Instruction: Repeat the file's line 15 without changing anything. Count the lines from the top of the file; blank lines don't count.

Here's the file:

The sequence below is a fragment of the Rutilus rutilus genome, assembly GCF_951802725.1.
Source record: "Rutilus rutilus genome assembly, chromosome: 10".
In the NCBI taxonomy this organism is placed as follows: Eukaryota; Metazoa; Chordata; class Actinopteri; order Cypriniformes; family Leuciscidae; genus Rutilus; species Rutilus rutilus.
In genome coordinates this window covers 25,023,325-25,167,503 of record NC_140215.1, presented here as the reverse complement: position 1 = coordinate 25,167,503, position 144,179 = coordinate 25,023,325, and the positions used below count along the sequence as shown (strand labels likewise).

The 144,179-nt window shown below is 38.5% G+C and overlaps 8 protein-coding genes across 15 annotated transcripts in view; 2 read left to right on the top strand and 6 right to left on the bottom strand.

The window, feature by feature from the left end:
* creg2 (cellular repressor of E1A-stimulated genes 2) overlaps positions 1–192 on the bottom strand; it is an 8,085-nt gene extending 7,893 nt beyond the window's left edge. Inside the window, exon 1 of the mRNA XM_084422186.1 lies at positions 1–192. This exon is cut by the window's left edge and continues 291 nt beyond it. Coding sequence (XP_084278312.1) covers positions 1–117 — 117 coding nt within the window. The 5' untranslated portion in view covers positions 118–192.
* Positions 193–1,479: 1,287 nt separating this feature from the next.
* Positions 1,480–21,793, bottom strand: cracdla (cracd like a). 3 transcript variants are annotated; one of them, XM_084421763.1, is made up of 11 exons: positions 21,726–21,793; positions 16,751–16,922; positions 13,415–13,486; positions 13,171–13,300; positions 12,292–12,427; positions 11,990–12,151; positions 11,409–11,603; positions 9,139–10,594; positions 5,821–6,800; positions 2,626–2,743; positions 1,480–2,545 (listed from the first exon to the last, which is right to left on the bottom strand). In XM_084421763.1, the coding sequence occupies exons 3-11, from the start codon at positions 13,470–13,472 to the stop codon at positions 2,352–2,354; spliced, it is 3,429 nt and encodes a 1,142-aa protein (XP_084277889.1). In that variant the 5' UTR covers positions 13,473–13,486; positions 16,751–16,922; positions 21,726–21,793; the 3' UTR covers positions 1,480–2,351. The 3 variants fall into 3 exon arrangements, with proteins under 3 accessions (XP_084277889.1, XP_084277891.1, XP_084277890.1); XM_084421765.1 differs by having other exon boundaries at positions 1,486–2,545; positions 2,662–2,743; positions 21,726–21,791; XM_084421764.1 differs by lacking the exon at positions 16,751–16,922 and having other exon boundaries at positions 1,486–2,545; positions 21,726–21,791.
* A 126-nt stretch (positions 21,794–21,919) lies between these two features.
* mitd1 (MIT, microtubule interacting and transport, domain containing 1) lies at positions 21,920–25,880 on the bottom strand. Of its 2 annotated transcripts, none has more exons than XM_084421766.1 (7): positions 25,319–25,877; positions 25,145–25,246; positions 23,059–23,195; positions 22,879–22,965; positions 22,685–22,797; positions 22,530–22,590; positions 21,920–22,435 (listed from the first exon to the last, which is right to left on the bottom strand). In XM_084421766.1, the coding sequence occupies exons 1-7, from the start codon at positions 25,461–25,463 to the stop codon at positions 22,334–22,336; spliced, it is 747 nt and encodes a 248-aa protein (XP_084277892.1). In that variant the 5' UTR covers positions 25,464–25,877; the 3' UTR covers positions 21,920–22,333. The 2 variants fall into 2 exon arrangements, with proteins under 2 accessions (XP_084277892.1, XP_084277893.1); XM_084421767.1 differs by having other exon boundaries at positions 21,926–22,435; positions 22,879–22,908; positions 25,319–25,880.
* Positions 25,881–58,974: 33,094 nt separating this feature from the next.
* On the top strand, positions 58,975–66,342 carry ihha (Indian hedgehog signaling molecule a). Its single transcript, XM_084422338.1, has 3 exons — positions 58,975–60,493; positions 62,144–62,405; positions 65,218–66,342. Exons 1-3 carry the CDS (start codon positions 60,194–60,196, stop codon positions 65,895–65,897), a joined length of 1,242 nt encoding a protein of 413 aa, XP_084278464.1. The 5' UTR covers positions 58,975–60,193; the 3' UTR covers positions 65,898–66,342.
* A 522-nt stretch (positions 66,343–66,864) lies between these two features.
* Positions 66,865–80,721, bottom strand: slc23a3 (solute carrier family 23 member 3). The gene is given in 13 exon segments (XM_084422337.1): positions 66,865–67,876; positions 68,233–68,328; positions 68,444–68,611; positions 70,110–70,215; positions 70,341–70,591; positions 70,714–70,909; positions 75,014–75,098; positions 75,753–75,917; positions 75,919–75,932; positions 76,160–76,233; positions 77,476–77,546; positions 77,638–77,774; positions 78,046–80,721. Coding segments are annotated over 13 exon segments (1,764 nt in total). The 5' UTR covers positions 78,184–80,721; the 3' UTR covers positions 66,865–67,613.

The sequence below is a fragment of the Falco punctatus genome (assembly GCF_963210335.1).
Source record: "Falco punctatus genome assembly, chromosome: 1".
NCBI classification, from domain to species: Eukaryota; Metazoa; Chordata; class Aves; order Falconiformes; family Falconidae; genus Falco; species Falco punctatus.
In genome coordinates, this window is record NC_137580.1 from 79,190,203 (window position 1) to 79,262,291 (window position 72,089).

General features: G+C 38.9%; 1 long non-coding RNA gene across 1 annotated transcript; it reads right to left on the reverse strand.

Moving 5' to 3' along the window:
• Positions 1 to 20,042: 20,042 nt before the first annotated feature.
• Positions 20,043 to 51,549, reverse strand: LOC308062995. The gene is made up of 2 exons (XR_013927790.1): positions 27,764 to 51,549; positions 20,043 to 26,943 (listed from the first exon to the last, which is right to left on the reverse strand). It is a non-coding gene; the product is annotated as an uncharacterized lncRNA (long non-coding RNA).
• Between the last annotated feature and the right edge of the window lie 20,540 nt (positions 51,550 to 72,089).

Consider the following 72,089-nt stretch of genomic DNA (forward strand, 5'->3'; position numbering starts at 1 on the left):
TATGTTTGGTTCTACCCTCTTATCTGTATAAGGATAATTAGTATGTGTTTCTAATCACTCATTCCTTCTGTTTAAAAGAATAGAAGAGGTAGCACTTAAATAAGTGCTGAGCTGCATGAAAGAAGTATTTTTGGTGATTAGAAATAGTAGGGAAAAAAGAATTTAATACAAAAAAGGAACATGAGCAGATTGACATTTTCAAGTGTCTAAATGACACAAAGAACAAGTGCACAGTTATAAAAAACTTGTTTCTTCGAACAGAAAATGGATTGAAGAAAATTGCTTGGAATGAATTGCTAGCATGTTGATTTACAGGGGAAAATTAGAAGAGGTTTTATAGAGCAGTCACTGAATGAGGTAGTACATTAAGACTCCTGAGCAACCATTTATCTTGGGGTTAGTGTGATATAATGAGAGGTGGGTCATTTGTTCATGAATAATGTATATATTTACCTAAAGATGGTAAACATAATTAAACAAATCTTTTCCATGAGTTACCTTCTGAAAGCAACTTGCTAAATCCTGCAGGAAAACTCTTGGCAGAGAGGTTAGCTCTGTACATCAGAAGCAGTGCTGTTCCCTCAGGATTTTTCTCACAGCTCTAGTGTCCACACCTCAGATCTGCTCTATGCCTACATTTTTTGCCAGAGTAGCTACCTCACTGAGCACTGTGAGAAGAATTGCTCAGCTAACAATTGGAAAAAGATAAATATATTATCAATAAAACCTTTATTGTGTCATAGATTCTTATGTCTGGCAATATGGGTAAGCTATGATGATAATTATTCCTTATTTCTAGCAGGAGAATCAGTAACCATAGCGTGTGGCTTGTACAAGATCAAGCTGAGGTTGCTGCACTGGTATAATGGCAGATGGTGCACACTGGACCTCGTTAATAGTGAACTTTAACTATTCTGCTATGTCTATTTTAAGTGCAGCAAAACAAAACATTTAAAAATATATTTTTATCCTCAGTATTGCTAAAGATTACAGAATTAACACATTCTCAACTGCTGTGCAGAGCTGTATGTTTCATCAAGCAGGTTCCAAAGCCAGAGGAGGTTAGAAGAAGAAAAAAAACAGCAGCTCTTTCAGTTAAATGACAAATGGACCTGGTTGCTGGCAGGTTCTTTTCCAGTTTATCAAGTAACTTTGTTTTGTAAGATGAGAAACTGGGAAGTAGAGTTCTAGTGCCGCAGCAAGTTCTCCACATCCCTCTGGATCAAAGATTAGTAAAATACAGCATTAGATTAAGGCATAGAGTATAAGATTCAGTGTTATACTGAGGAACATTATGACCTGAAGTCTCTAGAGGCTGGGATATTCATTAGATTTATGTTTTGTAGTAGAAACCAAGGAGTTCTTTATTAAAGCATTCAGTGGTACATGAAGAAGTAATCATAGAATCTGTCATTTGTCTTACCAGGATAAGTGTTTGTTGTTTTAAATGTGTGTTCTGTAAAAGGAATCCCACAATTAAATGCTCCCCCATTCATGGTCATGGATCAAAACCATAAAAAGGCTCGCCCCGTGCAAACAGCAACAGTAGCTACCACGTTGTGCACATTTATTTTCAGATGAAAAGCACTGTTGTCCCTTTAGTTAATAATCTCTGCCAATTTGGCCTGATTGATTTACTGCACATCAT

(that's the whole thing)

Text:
* Positions 66,865–80,721, bottom strand: slc23a3 (solute carrier family 23 member 3). The gene is given in 13 exon segments (XM_084422337.1): positions 66,865–67,876; positions 68,233–68,328; positions 68,444–68,611; positions 70,110–70,215; positions 70,341–70,591; positions 70,714–70,909; positions 75,014–75,098; positions 75,753–75,917; positions 75,919–75,932; positions 76,160–76,233; positions 77,476–77,546; positions 77,638–77,774; positions 78,046–80,721. Coding segments are annotated over 13 exon segments (1,764 nt in total). The 5' UTR covers positions 78,184–80,721; the 3' UTR covers positions 66,865–67,613.